The Greeks were devotees of their poets. Seizing the moment Paul addressed the crown saying, “In Him we live and move and have our being.” Lock on. They knew Paul was quoting from two of their favorite poets, Aratus and Epimenides. Gamaliel had saved the day. Paul got his audience and the gospel spread.In that day as in this people have different opinions regarding the truth of the gospel of Jesus Christ. Paul was one who spread the news broadly. Recently sailing the Aegean Isles locals share another means of the discrimination. On most of the islands were Jewish colonies expectantly looking for Messiah.
Many Jews were made Roman slaves and forced to be oarsmen on slave ships. They had been in Jerusalem and knew the promise of peace and hope offered by Jesus. Their pain and drudgery was made easier by the hope they had of a better heavenly home as a result. They believed in Him as Messiah.
As they forcefully were made to power the ships around the sea, they encountered Jewish communities expecting the Messiah. Many in these colonies joined in sharing their belief and thus through persecution the word spread.
By academic and enslaved spokesmen the word spread. Rome intended it for evil, but God intended it for good.
There are still persons on both sides of this vital issue. This is merely a historical perspective of how many came to believe.
While cruising the Greek Islands and surrounding area we visited sights of two great battles, one historical and the other mythological. Each has lessons to teach us.
Our port of call was Canakkale, Turkey near the Dardanelle coast which has territory in both Europe and Asia. It is the city nearest the sight of ancient Troy. The “wooden horse” from the 2004 movie “Troy” is exhibited in Canakkale.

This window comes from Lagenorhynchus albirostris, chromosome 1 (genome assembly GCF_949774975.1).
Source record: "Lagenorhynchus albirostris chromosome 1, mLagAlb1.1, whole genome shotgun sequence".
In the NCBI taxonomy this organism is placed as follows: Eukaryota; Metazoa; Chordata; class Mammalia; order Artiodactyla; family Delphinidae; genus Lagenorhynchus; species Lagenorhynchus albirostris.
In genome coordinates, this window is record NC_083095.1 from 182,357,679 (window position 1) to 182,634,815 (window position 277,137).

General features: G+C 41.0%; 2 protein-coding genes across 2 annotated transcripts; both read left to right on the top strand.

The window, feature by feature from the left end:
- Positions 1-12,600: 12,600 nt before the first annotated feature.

Troy is the sight of much of Homer’s epic “Illiad.” This classical work is considered by many to be a splendid embellishment of deeds of piracy and war carried out by Greek ships on the Anatolian coast in the 13th century B.C.
In the narrative Paris kidnaped Helen, the wife of Menelaus, and carried her to Troy and married her. The Greek Menelaus brought a coalescent army to avenge the honor of Helen. After an unsuccessful siege of Troy Menelaus devised a clever strategy. He had build a large wooden horse which was placed outside the city gates during the night. When the citizens awoke and noted the Greek fleet had gone away they assumed victory and brought the horse in the city as a symbol of victory.
The wooden horse was filled with Greek warriors. After a day of celebrating their assumed victory the drunken city of Troy slept well while the warriors came out of the horse and opened the city gates. The Greek fleet under the command of Agamemnon returned from just over th horizon to invade the city.
Perhaps if we had come as did Alexander the Great did later with a copy of Homer’s “Iliad” in hand we might have heard the battle cry of Agamemnon’s fleet of warriors roll across the plain.
That which seemed so appealing proved to be the downfall of Troy. The application to us today is too clear to make the illustration have to crawl.
The second battle scene was that of a more contemporary true battle. It is known as the Battle of the Dardanelles during the Gallipoli Campaign in 1915 – 1916.
The initial campaign was largely between the British Royal Navy and the entrenched Ottoman forces. The two sides hammered each other with heavy cannon fire. As we sailed by the sight I could see at least thirty major gun emplacements along the shore at a narrow point in the waterway.